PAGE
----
The Mess That Greenspan Made - Part 10

Timing is Everything Pretty Important

The combination of sharp increases in the cost of higher education (and the corresponding crushing debt load for many), the long-lasting effects of the Great Recession, and the reality that an undergraduate degree is the new high school diploma has made things surprisingly difficult for Millennials and, as noted in this report from the New York Fed, one of their responses is to live at home while in their twenties in rapidly rising numbers.

Yes, I’m a sucker for a good .gif, but this one is pretty illustrative of how policy makers in the U.S. and elsewhere are affecting an entire generation. When it becomes the rule, not the exception, for twenty-somethings to spend an inordinate amount of time living at home for financial reasons, then something has gone terribly wrong in the world.

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Thursday Morning Links

European Central Bank toughens its stance on Greece – BBC
ECB tightens screws on Greece, aims to cut bank funding – Telegraph
The ECB Nixes Greek Bonds Possibly Triggering The Run To Grexit – Forbes
Wall St. Pays Bankers to Work in Government, Doesn’t Want Anyone to Know – New Republic
Seabreeze Partners’ Kass: Confidence in Fed May Now ‘Disintegrate’ – MoneyNews
Singer: “The Consequences Of Monetary Manipulation Are Unknowable” – Zero Hedge
September 11 conspirator Moussaoui says Saudi royals backed al Qaeda – Reuters
NBC Anchor Brian Williams Cops to Fibbing About Iraq War Story –
Joe Biden Visits VICE Media’s Brooklyn Headquarters – Vice News
Argentina’s president mocks Chinese accent – MarketWatch
The Folly of 1845: Texas and the Evils of Annexation – Mises

Stocks: 4 things to know before the open – CNN/Money
Japan stocks retreat as Greek concerns mount – MarketWatch
Oil Plunges, Inventories Soar to Record, Glut Gets Worse – Wolf Street
The Great PE Multiple Expansion: Why The Market Must Crater – Contra Corner
Treasuries Drop on Speculation Rates Don’t Reflect U.S. Strength – Bloomberg
Gold falls on Greek uncertainty, U.S. data eyed – Reuters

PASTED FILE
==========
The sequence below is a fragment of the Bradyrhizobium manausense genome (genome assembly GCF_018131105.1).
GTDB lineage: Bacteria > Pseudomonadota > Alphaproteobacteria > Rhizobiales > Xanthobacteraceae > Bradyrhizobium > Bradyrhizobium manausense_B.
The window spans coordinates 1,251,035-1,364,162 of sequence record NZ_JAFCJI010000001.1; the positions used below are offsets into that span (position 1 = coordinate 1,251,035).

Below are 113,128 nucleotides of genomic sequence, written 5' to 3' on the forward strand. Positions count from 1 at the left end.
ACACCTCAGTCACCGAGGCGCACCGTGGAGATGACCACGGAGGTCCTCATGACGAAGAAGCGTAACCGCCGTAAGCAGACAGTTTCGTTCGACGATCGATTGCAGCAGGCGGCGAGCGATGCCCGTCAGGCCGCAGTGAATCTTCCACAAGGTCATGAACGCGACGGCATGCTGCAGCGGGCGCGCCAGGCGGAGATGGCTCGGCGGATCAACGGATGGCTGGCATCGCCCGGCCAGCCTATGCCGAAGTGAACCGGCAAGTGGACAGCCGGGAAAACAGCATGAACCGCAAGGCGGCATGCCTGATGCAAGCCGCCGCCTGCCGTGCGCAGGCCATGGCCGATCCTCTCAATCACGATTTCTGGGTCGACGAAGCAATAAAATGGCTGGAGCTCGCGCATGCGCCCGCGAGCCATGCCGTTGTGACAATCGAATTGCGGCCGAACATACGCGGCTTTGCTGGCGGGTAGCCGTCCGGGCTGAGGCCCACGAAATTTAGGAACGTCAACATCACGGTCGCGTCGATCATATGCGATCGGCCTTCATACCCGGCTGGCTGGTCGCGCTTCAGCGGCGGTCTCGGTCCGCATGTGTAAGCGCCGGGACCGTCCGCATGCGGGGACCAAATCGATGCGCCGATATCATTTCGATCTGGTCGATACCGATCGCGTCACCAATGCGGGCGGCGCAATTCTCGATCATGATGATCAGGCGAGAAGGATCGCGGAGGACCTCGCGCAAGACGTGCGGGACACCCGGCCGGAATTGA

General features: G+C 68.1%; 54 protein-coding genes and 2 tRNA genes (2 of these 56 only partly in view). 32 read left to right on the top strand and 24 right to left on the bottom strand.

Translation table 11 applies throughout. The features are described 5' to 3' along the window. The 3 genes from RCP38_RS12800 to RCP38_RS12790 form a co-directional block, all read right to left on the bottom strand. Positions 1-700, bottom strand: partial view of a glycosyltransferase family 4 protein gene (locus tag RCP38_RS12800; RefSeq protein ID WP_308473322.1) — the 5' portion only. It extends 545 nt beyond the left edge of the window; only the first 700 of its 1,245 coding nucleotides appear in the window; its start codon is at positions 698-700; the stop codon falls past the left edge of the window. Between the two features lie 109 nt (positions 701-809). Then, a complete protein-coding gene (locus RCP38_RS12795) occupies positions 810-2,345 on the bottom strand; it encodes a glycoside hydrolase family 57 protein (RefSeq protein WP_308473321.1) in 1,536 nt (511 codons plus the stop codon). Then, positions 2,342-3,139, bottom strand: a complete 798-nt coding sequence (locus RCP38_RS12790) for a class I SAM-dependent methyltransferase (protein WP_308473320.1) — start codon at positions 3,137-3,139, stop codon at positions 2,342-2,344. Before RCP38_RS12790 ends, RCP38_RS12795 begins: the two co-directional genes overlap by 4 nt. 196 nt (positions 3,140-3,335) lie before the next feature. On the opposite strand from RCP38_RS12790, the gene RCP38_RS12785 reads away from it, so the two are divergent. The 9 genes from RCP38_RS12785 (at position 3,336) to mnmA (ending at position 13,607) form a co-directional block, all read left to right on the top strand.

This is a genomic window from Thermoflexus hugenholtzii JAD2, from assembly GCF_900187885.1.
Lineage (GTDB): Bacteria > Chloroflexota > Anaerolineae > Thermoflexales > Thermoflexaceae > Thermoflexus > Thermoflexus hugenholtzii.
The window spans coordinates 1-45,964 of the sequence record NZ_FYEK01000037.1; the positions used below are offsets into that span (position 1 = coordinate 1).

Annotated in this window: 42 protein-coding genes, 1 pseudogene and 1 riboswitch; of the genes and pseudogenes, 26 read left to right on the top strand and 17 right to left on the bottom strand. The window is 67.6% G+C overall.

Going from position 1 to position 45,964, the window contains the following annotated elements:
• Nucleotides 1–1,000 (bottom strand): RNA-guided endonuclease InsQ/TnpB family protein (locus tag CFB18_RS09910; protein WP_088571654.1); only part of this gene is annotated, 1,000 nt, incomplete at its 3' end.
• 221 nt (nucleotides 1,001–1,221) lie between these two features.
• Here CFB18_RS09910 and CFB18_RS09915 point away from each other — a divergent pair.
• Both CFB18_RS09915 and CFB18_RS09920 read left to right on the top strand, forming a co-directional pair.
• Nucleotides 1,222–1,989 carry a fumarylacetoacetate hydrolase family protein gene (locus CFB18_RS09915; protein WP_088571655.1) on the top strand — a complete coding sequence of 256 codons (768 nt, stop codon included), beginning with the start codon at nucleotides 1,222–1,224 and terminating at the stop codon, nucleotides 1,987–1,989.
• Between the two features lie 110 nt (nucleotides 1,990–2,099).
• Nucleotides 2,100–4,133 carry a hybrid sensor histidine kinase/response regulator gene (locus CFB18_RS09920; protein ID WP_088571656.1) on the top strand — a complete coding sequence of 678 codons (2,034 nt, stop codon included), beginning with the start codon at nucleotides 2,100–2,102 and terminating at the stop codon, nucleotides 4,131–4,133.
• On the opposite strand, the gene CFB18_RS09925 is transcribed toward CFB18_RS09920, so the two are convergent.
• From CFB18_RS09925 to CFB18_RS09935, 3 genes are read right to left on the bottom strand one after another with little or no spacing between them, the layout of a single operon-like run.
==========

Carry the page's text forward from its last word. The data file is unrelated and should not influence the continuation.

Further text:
In a world of negative interest rates even gold starts to make sense – Telegraph
Central Banks can’t stimulate demand and will ruin their currencies trying – GMM
How junior mining companies hit the reset button –
Thinking of switching from gold to gold miners? – Mineweb

Full Employment – Bloomberg
Does a Trio of Gloomy Readings Portend a Weak Jobs Number? – Barron’s
Piketty Diagnoses Japan’s Sick Economy – Bloomberg
China’s Total Debt Load Equals 282% of GDP, Raising Economic Risks – WSJ
Devaluation by China is the next great risk for a deflationary world – Telegraph
What You Need To Know About China’s Growth Moves – WSJ
Don’t Put Millennials in a Housing Market Box – Voice of San Diego
Overseer of GSEs Takes Cautious Steps to Strengthen Housing Market – NY Times
Fed’s Rosengren: Weak Inflation Is Key Challenge for Central Banks – WSJ
Fed optimism could cost the economy dearly – MoneyWatch
Bank of England keeps interest rates steady – AP


Why Warren Will Run

From this item at The Hill comes a pretty interesting take on the 2016 Presidential election cycle in general and a potential Elizabeth Warren (D-MA) run in particular…

Why Warren will run against Clinton in 2016

By John LeBoutillier, contributor

State of the 2016 Race
A weekly column for The Hill analyzing the current state of the 2016 presidential race.

The Democratic race: Why Sen. Elizabeth Warren (D-Mass.) will run in 2016 against former Secretary of State Hillary Clinton.